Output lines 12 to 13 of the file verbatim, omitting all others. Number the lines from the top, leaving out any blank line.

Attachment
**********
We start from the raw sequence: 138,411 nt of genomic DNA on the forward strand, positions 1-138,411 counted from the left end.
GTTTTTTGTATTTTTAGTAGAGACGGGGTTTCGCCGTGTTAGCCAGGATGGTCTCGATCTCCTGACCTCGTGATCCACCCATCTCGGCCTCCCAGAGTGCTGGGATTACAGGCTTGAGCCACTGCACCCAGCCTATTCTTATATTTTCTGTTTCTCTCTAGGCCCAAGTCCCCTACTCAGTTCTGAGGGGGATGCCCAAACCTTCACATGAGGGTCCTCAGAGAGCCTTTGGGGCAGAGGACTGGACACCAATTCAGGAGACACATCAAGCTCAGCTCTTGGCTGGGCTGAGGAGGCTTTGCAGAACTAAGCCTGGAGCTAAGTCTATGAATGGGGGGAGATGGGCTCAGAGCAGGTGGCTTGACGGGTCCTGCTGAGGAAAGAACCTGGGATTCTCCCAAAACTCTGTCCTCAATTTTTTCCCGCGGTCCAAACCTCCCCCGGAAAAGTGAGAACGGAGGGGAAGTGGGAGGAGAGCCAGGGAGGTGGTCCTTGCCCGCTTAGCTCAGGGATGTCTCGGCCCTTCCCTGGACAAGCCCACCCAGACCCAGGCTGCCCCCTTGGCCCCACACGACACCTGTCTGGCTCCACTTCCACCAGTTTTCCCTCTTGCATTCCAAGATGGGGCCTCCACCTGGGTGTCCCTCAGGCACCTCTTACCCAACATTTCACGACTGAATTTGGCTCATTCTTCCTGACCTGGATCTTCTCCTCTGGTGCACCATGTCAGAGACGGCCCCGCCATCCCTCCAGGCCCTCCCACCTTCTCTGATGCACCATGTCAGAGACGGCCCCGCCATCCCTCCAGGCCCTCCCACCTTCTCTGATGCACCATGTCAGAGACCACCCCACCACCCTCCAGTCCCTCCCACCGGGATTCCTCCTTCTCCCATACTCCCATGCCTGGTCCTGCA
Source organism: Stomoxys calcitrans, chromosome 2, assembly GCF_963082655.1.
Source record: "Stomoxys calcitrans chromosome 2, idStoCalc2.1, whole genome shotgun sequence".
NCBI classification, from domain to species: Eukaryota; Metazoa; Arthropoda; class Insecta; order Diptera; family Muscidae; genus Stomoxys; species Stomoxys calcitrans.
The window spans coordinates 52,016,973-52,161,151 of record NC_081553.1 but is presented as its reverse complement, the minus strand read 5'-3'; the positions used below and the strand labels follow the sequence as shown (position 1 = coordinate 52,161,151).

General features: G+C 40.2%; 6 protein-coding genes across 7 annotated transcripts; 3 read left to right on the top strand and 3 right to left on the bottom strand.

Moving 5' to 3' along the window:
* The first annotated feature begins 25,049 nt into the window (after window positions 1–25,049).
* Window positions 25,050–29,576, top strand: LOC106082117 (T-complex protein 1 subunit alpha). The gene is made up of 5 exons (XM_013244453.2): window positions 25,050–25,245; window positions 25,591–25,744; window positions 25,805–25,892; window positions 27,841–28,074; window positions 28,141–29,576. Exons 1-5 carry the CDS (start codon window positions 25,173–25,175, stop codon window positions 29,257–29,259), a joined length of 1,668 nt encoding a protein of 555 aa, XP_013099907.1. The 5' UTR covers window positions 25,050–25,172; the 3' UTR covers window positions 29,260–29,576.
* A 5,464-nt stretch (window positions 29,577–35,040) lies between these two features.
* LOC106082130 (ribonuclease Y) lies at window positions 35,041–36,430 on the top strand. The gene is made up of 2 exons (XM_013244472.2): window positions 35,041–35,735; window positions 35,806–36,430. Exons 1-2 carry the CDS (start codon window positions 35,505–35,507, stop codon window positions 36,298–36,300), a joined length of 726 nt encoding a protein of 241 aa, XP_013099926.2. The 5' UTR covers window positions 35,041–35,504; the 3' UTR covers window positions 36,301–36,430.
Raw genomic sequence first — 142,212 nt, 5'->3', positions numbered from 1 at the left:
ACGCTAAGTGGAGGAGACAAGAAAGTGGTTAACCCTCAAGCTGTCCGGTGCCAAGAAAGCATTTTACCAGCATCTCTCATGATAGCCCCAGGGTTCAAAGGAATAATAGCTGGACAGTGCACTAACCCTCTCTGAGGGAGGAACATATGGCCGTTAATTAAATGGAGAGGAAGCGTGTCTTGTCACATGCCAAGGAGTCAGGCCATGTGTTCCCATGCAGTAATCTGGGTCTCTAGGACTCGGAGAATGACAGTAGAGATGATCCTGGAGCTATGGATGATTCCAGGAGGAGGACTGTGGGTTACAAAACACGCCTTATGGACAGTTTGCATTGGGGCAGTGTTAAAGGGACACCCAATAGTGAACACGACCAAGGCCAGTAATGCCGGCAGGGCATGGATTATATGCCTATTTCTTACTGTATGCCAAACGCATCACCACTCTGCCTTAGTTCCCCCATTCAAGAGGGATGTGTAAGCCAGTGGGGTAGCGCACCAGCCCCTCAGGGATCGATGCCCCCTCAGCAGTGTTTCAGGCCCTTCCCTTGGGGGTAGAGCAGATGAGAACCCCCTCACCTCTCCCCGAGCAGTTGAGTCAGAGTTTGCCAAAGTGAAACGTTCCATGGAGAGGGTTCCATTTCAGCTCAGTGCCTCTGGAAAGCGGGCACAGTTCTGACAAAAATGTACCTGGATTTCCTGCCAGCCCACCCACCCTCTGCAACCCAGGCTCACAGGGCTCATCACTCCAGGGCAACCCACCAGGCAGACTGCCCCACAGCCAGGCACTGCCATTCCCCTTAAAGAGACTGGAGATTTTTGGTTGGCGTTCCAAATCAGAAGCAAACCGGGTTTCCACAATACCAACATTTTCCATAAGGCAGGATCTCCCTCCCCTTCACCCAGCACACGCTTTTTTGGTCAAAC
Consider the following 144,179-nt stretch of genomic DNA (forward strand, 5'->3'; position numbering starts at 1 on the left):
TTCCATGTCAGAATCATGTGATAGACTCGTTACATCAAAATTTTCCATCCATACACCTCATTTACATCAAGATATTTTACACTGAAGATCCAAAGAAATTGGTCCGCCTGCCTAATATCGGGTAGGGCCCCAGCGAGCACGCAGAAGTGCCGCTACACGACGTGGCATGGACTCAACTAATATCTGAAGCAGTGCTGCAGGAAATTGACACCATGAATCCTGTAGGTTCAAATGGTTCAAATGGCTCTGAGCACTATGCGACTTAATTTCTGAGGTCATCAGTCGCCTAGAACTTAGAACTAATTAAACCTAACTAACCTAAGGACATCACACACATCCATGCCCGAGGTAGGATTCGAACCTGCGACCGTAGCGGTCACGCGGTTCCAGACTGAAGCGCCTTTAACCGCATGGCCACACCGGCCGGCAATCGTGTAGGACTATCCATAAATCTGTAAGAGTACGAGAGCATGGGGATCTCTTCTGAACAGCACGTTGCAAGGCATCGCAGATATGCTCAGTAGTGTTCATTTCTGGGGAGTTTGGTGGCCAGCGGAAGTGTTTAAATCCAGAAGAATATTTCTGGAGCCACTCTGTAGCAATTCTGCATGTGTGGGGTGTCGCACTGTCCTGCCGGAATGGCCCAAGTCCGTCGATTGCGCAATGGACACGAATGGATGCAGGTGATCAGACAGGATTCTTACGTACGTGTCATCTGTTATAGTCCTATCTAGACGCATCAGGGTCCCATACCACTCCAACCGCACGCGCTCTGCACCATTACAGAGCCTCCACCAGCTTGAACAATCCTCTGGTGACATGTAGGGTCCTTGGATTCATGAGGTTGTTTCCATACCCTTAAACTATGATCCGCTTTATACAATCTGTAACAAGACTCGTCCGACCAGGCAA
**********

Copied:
* LOC106082130 (ribonuclease Y) lies at window positions 35,041–36,430 on the top strand. The gene is made up of 2 exons (XM_013244472.2): window positions 35,041–35,735; window positions 35,806–36,430. Exons 1-2 carry the CDS (start codon window positions 35,505–35,507, stop codon window positions 36,298–36,300), a joined length of 726 nt encoding a protein of 241 aa, XP_013099926.2. The 5' UTR covers window positions 35,041–35,504; the 3' UTR covers window positions 36,301–36,430.
Raw genomic sequence first — 142,212 nt, 5'->3', positions numbered from 1 at the left: